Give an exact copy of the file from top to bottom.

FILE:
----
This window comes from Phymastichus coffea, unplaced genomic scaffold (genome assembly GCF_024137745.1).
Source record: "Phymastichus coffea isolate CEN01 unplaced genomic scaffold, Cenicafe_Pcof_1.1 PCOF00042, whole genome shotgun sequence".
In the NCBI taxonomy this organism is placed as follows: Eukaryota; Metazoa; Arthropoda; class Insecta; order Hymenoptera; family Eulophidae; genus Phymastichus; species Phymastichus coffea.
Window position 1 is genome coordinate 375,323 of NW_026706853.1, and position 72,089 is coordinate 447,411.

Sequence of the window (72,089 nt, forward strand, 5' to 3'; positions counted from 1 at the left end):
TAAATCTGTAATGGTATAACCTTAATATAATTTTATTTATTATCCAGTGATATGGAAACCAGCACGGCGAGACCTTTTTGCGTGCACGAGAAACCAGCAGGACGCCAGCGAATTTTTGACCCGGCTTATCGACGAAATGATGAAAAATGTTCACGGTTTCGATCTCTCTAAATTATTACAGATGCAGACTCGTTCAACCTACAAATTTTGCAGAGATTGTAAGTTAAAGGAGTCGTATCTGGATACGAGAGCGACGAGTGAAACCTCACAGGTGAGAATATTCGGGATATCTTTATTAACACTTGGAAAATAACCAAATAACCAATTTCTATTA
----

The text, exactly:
This window comes from Phymastichus coffea, unplaced genomic scaffold (genome assembly GCF_024137745.1).
Source record: "Phymastichus coffea isolate CEN01 unplaced genomic scaffold, Cenicafe_Pcof_1.1 PCOF00042, whole genome shotgun sequence".
In the NCBI taxonomy this organism is placed as follows: Eukaryota; Metazoa; Arthropoda; class Insecta; order Hymenoptera; family Eulophidae; genus Phymastichus; species Phymastichus coffea.
Window position 1 is genome coordinate 375,323 of NW_026706853.1, and position 72,089 is coordinate 447,411.

Sequence of the window (72,089 nt, forward strand, 5' to 3'; positions counted from 1 at the left end):
TAAATCTGTAATGGTATAACCTTAATATAATTTTATTTATTATCCAGTGATATGGAAACCAGCACGGCGAGACCTTTTTGCGTGCACGAGAAACCAGCAGGACGCCAGCGAATTTTTGACCCGGCTTATCGACGAAATGATGAAAAATGTTCACGGTTTCGATCTCTCTAAATTATTACAGATGCAGACTCGTTCAACCTACAAATTTTGCAGAGATTGTAAGTTAAAGGAGTCGTATCTGGATACGAGAGCGACGAGTGAAACCTCACAGGTGAGAATATTCGGGATATCTTTATTAACACTTGGAAAATAACCAAATAACCAATTTCTATTA